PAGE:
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Comeback Evolution

Selected Works of Walter K. Delbridge

152 pages
University of Akron Press
A compelling foray into the life and work of poet philosopher Walter K. Delbridge. From rising star of the civil rights era to outcast 'schizophrenic,' Delbridge reclaims his dignity in poetry and prose, constructing beauty from fragmented structures of oppression. Living a life of relative isolation, he determined to 'steel' his mind against schizophrenia through study and creative expression, building inner pathways of resilience that would lead to his recovery and a brilliant return to society, on his terms this time. From stargazing poetry to his call for free thinkers to write in his “Book of Ideas,” to intimate journalistic musings dating back to 1982, Delbridge reveals the transformative power of his own experience, inspiring others to join him in the dance. As Delbridge's longtime collaborator Kate Tucker says: “His life, his experience is his great work, so great that it takes a whole choir of voices to sing it.” Tucker's voice infuses the book with biographical context and editorial commentary in a subtle duet with Delbridge's own special kind of jazz.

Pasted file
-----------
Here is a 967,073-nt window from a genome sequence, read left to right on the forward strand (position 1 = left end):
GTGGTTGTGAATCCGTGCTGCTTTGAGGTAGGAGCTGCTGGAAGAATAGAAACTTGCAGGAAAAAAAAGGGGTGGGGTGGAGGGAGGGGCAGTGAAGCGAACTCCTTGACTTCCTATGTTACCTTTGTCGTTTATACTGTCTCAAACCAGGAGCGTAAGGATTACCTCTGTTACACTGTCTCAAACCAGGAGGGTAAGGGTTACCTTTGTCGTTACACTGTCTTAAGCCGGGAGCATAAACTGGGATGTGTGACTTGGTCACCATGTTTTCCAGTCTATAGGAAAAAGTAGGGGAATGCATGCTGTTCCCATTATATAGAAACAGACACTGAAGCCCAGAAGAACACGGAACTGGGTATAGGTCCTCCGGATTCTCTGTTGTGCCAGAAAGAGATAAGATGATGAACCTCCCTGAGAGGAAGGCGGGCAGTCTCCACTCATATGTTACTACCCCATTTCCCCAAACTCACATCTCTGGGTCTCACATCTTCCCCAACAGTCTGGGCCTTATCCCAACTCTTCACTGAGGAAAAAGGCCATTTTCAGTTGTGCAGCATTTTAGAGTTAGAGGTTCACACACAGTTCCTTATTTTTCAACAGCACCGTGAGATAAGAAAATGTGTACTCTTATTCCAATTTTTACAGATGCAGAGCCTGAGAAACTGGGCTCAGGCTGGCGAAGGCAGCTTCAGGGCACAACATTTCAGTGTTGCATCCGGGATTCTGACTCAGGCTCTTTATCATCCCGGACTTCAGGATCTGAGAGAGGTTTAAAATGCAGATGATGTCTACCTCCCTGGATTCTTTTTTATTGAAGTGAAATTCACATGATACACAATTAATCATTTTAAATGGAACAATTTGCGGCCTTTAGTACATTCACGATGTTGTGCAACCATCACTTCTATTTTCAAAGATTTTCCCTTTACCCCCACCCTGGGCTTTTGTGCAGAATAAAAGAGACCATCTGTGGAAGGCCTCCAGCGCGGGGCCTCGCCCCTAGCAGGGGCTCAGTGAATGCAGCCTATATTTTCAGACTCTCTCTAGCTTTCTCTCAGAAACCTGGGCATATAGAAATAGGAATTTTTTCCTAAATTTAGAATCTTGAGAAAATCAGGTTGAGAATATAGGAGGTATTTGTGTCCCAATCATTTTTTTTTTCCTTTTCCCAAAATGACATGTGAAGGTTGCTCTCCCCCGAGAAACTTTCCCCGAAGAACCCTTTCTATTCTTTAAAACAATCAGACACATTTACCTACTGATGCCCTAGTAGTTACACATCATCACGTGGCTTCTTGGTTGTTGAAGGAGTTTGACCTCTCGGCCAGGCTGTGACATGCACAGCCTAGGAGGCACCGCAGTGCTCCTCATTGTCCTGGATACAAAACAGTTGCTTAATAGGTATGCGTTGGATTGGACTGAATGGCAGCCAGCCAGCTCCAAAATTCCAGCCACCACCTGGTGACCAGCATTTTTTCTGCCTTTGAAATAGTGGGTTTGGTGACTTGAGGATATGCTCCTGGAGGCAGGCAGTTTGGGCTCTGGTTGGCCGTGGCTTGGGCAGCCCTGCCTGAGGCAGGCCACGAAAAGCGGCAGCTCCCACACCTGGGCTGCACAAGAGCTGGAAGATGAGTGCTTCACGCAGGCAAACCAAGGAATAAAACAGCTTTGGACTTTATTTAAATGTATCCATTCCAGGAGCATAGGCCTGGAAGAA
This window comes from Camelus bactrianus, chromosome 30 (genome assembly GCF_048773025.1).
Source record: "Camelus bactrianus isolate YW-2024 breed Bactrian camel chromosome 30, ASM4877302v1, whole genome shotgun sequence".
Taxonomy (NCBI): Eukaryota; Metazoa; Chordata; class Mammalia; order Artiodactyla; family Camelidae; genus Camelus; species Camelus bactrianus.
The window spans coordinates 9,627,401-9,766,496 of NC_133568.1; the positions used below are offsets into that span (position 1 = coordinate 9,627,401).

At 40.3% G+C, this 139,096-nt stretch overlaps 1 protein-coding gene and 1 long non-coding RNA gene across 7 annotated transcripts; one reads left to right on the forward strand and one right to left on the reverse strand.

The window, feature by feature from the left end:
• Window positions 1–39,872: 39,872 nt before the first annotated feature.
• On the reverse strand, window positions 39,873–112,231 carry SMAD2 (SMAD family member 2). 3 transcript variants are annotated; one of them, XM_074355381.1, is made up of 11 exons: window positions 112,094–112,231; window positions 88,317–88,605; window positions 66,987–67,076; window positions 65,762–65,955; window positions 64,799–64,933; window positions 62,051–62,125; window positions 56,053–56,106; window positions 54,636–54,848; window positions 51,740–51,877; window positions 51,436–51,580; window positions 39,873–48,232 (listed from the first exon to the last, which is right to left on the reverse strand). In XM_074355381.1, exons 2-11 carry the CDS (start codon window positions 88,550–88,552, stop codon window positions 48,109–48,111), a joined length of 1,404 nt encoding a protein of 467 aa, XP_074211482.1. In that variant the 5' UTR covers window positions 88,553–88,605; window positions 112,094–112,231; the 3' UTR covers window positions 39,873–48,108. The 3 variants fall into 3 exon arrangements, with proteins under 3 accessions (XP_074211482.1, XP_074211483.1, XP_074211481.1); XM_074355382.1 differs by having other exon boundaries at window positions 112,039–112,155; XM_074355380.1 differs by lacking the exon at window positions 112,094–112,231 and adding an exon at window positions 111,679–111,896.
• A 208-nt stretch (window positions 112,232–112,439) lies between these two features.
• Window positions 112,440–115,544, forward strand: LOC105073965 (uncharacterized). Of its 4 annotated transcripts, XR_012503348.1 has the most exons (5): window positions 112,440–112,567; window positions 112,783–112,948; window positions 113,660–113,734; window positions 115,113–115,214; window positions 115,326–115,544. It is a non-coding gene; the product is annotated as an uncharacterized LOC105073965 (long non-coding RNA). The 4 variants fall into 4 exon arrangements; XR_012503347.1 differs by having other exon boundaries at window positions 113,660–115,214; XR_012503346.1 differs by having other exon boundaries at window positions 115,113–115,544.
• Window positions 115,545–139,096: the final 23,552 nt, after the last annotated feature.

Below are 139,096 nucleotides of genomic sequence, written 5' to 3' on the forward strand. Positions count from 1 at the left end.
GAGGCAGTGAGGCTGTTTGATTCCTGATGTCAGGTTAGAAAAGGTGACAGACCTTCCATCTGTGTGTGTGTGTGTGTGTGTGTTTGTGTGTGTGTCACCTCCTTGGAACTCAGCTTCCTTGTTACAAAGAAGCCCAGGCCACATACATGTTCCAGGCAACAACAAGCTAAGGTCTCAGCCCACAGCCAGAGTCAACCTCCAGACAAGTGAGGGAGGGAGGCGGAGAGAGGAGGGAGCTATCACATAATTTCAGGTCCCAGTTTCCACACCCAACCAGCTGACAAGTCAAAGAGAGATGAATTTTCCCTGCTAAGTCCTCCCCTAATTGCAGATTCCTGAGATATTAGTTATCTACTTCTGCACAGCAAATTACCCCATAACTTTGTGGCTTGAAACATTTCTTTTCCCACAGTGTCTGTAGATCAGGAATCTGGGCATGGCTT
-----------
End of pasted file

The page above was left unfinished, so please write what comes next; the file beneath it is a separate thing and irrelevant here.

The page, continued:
Author Bio
Having studied at Harvard, Yale, and Morehouse, Walter Delbridge was on his way to the Sorbonne as one of the first African Americans to receive a Ford Foundation scholarship, when a diagnosis of schizophrenia changed the trajectory of his life. While institutionalized in a psychiatric hospital, his poetry was published alongside the likes of Langston Hughes, Leadbelly, Gwendolyn Brooks, and Audre Lorde in the renowned anthology Understanding the New Black Poetry and in Orde Coomb’s We Speak As Liberators. He continued to write in isolation and in 2017, Oxford University Press published new poetry from Delbridge, along with his letter to the National Institute of Mental Health, in their flagship journal Schizophrenia Bulletin.